5 Reasons to Engage Your Network and Your Target Employers

Posted by Rob Riggins

Who you knowIt’s critical to keep your name in front of your network during your cleared job search. As HR Executive Patra Frame often says, “It’s not who you know, but who knows you…and who remembers you.”

There are a variety of ways to keep your name top of mind with your network. Certainly the most effective way to stay in touch with your close-in network is through personal, one-on-one direct communication. Make sure to use this as part of your cleared job search strategy. And for those of you in certain parts of the cleared community, this may be the only way you’re comfortable engaging your network.

But the fringes or less well known parts of your network are often the most effective for a job search, because the fringes of your network are exponentially larger. Here are some strategies to reach those less well know contacts and to develop new contacts and keep your name top-of-mind.

Share and Comment

Keep your name in front of your network and expand that network by sharing content that is relevant to your profession through your social networks. That may be, LinkedIn, Twitter or even old-school email — really any network in which you participate with other professionals. Then be sure to comment on and engage with the information that’s shared by others in your network as well.

For some of us this takes a little practice and we may struggle with what we should share, when to share it, and how to introduce the information to our audience. The best way to learn is by doing. Jump off the dock and start swimming, or in the words of Nike, “Just do it.”

If you’re in logistics what are topics that are shared by other logistics professionals that are relevant to the field? Has a new tool that improves workflow been released? An announcement of expansion by a major employer? A change to common practices in the industry? Think strategically and introduce the information you choose to share to your network.

The same holds true when you’re commenting on or sharing what others have already communicated to their network. You can add to the conversation by pointing out or addressing a statistic in the article, or a particularly important point. Or ask a question of the person who originally shared the piece if there is something you don’t understand or would like their professional opinion on.

Engage Your Target Employers Online

Every cleared professional should go through the exercise of determining the target employers that they want to work for and focus on those targets in their job search efforts. It’s a smart strategy to also be flexible should opportunities arise from other employers too.

Once you have your target employers, follow those companies’ social media channels. You’ll get slightly different information about the company through each of its communication channels. For example a company’s Facebook page is typically more community-oriented than the information they share on their Twitter feed or their LinkedIn company page. When relevant, comment on information the company shares or share that information with your own network.

Through this continuous networking activity you make new connections, provide value to your network and gather intel that benefits your cleared job search.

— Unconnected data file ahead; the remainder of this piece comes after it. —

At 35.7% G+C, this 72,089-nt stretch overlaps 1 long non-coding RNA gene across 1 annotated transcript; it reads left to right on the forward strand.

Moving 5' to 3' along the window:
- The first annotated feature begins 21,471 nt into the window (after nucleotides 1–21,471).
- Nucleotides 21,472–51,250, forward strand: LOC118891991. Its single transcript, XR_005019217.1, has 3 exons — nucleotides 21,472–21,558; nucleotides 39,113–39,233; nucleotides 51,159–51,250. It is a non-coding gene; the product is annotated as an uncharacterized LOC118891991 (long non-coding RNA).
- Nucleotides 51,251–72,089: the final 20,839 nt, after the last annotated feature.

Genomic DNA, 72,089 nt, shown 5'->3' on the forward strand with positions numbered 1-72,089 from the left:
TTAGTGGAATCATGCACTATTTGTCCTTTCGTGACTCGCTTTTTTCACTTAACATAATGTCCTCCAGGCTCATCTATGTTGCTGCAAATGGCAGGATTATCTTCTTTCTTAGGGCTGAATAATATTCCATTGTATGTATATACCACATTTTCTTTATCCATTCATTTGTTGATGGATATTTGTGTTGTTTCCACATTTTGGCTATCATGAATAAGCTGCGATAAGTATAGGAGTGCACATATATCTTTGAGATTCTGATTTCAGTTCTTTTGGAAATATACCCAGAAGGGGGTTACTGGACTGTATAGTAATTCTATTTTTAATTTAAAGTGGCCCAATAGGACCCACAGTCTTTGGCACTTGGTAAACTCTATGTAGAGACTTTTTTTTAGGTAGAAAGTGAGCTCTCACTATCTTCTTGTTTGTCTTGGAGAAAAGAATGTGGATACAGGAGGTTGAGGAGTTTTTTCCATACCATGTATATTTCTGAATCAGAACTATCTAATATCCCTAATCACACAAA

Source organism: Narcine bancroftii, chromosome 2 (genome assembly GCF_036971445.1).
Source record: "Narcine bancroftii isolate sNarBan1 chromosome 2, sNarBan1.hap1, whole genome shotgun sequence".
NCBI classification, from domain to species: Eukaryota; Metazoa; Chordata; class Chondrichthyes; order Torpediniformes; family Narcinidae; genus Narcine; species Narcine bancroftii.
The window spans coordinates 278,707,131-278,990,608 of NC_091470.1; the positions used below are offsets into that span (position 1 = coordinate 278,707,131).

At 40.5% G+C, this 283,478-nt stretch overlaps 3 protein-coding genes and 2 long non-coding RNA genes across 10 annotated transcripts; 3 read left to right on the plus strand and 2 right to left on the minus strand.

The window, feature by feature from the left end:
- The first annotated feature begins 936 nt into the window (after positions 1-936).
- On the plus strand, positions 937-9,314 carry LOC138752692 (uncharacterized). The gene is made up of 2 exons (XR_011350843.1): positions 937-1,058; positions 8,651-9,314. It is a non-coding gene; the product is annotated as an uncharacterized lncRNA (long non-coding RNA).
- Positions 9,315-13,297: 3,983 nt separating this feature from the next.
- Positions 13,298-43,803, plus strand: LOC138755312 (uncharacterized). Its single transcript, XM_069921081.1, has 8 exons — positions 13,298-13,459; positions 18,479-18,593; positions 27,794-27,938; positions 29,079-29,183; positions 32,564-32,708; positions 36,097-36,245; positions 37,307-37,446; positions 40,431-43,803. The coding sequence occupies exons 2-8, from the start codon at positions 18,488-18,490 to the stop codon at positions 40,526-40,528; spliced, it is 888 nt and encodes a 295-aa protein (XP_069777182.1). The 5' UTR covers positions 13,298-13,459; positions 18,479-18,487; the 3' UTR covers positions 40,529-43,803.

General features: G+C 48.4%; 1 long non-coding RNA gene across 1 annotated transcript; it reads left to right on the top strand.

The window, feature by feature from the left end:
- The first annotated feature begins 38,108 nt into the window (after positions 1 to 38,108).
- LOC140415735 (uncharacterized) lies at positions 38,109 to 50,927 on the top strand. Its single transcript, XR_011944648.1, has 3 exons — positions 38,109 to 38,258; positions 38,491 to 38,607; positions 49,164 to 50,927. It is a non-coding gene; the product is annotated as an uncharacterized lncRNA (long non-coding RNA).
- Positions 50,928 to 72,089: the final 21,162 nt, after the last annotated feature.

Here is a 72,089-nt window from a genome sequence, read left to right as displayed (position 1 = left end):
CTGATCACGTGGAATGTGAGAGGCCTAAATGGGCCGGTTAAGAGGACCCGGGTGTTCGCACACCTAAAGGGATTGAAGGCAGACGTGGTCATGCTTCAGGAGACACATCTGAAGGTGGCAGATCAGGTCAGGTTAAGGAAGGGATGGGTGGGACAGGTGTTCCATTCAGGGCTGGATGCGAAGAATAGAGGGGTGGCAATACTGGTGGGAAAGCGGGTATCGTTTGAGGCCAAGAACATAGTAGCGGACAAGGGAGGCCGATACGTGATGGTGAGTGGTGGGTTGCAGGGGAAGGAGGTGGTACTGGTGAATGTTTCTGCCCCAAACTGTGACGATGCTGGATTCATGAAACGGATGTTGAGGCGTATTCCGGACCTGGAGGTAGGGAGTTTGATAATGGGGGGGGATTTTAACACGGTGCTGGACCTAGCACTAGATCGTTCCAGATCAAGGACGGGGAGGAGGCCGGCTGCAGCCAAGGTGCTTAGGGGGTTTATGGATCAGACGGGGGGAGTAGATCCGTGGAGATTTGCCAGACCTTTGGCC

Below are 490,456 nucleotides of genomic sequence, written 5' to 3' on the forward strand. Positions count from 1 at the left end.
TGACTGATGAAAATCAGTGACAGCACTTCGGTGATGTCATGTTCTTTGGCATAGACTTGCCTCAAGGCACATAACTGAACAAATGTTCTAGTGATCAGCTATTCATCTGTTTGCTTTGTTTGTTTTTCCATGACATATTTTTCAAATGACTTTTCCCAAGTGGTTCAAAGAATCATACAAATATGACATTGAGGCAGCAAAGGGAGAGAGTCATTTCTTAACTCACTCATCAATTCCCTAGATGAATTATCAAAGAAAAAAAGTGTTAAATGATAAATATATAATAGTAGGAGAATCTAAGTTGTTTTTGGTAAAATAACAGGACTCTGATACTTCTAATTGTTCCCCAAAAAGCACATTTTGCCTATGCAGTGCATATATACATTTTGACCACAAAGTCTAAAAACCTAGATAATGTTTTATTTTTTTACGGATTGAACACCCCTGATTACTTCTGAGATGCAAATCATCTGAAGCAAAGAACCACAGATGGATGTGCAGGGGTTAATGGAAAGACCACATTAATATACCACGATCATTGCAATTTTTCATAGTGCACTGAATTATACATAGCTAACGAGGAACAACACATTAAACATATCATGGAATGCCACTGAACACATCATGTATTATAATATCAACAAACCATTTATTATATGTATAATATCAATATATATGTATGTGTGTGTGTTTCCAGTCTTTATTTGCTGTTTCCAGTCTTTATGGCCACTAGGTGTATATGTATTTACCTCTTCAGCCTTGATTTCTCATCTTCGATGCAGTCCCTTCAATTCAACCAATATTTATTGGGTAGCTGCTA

Why It Matters

Sharing, commenting and engaging with your target employers serves several purposes.

It’s often how conversations and relationships begin. A cleared professional in your industry shares an article. You comment back and ask a question. They respond by answering your question. That’s how relationships get started, more information is shared, and job leads or referrals for new positions ultimately take place.

It adds value to the network. By sharing relevant information and engaging in conversation you are adding value to others and to the network as a whole. It may not seem like it, but you are helping others.

It increases your network’s familiarity with you. Being a known entity means that you have broken the ice with others in your network who may not know you well. Then when you do comment or ask them a question, or vice versa, there is already a level of mutual respect or further awareness that has developed.

It keeps you more professionally engaged. If you’re mindful about information that is relevant to your profession and to your target employers, you’re making more of a conscious effort to engage in your professional future. That demonstrates to a hiring manager that you’re passionate about the field that you are seeking work in beyond a paycheck.

It keeps your name in front of your network. We all have our own priorities and mountains of things that we need to remember. So even though you are my former colleague and I recall you fondly, you’re not always top on my list of priorities or things that I remember. When I hear about that great opportunity that you may be perfect for, am I going to remember that you’re in a job search if I didn’t talk to you or see your name recently?

Staying connected is a particularly good strategy if you are out of work. Firstly it engages you with your profession and is a positive job search activity, and secondly it demonstrates to a potential employer that you are networking and actively working toward your goal of employment vs. hanging out at home catching up on the last season of “House of Cards.”


This entry was posted on Monday, October 19, 2015 9:00 am

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